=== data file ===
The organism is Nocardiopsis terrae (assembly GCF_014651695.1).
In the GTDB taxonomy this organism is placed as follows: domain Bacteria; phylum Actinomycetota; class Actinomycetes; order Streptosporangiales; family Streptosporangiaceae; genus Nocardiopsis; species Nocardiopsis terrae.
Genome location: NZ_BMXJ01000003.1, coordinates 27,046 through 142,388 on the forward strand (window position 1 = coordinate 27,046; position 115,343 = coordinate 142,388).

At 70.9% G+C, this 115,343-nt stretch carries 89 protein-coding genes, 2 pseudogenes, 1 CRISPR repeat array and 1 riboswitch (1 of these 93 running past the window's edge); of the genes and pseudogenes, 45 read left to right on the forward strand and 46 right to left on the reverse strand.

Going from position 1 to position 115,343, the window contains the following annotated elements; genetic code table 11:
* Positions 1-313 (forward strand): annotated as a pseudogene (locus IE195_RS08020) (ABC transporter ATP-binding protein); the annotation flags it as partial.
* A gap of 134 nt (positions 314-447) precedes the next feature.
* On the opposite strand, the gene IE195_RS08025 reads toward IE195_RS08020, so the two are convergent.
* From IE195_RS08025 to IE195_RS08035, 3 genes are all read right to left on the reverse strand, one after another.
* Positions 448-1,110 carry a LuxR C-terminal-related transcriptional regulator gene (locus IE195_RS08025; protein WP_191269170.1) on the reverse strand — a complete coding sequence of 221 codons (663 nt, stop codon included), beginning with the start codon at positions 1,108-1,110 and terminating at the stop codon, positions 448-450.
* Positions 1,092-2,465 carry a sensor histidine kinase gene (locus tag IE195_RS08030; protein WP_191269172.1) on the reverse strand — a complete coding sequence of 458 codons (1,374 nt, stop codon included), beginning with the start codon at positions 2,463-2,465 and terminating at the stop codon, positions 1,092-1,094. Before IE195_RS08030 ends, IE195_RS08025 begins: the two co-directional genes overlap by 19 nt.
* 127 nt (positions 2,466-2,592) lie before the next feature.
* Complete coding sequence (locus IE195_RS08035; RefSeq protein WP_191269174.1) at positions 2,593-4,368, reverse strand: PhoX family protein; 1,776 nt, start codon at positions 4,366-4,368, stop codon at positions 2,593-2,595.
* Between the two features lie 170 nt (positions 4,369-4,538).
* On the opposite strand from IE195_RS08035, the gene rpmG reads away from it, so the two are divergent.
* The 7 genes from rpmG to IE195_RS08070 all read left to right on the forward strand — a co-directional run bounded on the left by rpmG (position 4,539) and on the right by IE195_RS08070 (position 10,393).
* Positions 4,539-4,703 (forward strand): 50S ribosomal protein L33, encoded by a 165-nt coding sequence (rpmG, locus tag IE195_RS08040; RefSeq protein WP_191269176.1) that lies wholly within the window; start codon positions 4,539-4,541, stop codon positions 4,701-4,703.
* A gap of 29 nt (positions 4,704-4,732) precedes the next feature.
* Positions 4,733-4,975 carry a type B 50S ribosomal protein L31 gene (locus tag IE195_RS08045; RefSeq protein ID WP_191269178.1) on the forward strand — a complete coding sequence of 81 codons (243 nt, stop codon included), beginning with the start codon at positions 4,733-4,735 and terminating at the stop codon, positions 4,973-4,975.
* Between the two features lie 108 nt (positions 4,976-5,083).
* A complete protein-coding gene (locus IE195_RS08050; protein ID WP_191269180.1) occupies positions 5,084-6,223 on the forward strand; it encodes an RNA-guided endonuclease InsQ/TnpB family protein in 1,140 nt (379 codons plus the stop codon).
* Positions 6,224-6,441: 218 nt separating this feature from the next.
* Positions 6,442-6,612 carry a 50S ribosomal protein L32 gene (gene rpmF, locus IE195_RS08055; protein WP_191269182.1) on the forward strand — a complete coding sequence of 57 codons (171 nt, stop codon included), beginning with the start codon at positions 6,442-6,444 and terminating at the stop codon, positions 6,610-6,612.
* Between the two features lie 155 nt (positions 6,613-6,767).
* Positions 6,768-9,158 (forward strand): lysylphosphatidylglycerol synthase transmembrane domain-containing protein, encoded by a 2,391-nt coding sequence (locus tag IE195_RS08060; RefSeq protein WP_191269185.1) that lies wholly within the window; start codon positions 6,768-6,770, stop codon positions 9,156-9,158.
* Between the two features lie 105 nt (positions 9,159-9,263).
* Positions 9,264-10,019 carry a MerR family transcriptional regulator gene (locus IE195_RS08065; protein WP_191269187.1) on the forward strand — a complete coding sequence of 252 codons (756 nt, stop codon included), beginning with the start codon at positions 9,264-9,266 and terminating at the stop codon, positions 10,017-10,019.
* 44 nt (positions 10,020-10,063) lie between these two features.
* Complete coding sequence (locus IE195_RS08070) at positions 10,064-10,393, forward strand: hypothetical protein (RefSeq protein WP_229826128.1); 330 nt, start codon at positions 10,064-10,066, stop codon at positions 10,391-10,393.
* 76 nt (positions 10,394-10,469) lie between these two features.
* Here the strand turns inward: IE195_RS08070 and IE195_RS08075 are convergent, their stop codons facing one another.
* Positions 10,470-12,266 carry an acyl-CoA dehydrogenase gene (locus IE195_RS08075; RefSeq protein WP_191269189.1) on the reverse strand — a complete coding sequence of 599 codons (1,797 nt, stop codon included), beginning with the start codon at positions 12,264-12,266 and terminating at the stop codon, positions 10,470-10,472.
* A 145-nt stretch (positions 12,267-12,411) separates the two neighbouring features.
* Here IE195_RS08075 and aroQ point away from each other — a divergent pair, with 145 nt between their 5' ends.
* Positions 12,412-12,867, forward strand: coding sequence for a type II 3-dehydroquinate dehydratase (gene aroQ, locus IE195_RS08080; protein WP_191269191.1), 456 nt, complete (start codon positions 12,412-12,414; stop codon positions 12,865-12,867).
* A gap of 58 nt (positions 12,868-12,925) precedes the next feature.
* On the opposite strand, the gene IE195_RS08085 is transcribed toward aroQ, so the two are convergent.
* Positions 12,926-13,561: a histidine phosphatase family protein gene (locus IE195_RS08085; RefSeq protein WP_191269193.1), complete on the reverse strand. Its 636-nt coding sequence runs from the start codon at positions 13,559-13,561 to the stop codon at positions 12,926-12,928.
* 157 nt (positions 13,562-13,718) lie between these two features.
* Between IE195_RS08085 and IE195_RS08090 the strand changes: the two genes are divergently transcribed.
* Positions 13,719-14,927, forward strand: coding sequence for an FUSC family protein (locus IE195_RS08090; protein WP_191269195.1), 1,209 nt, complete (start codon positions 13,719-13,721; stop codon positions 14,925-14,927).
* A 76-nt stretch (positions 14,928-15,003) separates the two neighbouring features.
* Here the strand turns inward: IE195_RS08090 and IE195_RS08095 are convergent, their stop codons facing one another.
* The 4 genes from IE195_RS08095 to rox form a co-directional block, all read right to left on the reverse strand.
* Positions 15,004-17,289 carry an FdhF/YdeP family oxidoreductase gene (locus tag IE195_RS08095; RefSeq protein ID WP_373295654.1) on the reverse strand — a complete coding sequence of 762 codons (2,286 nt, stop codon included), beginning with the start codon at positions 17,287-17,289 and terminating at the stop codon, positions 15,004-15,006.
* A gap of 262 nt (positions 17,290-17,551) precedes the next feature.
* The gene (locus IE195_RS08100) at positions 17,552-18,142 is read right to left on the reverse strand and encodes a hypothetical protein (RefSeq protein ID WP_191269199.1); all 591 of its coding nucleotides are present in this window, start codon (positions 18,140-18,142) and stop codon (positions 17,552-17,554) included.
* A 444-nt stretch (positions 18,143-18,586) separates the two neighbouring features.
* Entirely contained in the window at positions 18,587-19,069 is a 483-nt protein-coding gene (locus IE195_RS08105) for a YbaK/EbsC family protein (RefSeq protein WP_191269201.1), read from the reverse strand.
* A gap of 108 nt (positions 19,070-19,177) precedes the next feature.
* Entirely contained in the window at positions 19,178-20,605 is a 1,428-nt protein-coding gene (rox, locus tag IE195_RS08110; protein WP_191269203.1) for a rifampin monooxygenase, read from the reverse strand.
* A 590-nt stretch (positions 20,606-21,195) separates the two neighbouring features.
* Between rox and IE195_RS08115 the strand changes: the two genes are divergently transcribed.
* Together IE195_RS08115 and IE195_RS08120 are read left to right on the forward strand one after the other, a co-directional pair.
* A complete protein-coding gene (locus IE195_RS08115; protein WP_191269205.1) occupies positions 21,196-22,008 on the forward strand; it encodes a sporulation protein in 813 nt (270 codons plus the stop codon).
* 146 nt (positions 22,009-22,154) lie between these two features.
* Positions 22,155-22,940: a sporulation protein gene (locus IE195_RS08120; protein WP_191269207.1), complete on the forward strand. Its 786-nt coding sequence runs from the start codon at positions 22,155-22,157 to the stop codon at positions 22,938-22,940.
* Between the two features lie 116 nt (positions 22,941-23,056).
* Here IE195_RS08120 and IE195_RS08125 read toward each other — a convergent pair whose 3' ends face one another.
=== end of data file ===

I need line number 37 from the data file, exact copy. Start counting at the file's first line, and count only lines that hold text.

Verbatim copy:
* On the opposite strand, the gene IE195_RS08085 is transcribed toward aroQ, so the two are convergent.